"Bush boys’ story stirs skeptics | VailDaily.com

"Bush boys’ story stirs skeptics

Allen Best Special to the Daily

Concerned by his frailty, she asked if he needed money or a place to stay. He said not, but she was haunted by his appearance.

Some weeks later, according to a story in the Revelstoke Times Review, she traced the man and his brother to a tent pitched behind a store. The story that has come out about what the media calls the “Bush Boys” sounds unbelievable – and indeed, the local police don’t buy it.

The two brothers, Tom and Will Green, 23 and 16 respectively, said they had been reared “about an hour’s walk” north of Revelstoke by their parents. They were home-schooled, and had been to Revelstoke only six or seven times, but the family had a generator that supplied electricity, powering a computer and a television.

Somehow, they managed to watch videos, although their father went to Revelstoke only a few times each year.

What led their parents there? Tom Green said he wasn’t sure – maybe draft dodging from the U.S., maybe a crime, but more likely a desire for isolation. At some point, though, he read a book that convinced him to give up meat, eating only fruits and certain vegetables without roots. “My diet and my belief about not eating meat created more tensions with my parents, where at the end I had to leave,” he said. But in deference to their privacy, he said, he would not disclose their location.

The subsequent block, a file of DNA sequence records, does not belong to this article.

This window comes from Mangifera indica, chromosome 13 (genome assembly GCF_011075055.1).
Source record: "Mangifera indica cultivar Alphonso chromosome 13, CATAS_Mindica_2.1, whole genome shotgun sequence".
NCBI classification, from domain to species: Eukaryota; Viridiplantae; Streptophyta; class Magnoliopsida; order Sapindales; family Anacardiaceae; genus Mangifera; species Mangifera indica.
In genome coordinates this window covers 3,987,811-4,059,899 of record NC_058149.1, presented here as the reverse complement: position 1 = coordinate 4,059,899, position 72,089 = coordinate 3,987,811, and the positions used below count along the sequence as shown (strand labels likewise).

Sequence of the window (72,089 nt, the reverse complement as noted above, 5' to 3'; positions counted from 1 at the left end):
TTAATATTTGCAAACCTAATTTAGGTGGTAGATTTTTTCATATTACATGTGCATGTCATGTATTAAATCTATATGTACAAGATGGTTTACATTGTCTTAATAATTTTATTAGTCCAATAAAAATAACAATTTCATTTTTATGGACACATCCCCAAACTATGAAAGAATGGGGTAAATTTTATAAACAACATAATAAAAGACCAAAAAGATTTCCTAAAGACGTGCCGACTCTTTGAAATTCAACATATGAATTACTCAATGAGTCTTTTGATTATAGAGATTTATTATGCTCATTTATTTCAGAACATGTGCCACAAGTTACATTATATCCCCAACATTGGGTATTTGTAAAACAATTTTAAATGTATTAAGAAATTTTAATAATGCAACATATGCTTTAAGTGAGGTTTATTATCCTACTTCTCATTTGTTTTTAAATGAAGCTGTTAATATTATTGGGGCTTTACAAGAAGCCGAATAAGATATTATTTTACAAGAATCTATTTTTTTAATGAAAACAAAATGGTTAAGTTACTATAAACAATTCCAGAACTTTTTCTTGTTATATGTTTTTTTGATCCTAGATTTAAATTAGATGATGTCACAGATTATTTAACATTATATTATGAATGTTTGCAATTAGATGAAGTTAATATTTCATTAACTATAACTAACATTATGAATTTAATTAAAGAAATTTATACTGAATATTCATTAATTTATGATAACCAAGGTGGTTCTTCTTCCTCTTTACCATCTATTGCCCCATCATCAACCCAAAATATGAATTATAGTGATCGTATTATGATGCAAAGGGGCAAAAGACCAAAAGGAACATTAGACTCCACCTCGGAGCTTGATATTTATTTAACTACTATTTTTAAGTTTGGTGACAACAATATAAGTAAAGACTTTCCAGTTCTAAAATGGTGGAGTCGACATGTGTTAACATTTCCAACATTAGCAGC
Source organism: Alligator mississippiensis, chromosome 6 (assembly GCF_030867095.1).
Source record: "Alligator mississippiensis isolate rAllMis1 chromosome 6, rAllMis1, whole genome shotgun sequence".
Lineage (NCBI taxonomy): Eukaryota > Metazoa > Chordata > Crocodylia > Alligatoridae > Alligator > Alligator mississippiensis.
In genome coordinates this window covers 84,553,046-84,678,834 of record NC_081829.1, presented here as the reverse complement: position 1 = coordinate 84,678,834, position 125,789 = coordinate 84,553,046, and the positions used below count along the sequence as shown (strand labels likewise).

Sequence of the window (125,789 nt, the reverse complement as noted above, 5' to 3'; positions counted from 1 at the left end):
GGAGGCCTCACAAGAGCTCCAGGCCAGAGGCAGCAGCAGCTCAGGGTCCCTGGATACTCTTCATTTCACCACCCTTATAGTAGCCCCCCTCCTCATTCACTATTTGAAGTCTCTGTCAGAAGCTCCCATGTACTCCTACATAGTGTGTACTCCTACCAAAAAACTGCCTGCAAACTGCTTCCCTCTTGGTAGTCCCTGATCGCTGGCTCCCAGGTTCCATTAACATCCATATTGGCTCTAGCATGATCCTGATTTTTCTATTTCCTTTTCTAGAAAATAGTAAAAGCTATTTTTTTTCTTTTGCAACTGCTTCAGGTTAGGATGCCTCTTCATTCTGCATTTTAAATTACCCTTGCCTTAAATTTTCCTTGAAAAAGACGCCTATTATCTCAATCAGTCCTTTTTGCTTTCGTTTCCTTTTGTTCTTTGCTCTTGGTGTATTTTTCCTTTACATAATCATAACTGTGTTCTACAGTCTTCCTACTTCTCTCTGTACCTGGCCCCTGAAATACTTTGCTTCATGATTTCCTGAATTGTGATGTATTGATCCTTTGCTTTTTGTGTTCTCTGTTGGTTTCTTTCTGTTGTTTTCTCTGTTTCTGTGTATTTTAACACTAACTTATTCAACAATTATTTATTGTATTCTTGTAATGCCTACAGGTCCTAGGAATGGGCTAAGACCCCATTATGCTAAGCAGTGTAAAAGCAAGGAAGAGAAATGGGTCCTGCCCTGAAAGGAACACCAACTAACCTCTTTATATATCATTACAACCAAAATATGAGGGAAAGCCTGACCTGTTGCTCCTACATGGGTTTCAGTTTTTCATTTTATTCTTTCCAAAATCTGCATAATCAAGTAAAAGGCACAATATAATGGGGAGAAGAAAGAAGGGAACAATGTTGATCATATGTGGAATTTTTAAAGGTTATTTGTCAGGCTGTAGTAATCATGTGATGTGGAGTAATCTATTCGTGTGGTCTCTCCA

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Because there is no record of their births, the task ahead is to get identification, for without it they cannot get further schooling or even get governmental assistance. As for the government, it’s skeptical. “I haven’t seen a shred of evidence that would lead me to believe what they’re saying is true,” said Cpl. Henry Proce.

Foresters say they’ve beaten beatles

CANMORE, Alberta – For the first time in history, reports the Rocky Mountain Outlook, a mountain pine beetle outbreak has been controlled without the help of 40-below cold weather.

A recent survey in the Bow River Valley shows that a beetle epidemic that began in 1996 seems to have slowed, and perhaps ended. Provincial forest health biologists attributed the reduction to a large controlled burn. Foresters insist efforts to control beetles must continue, however.

Prevention of fires for 80 to 120 years combined with recent mild winters has made forests particularly vulnerable to pine beetles.

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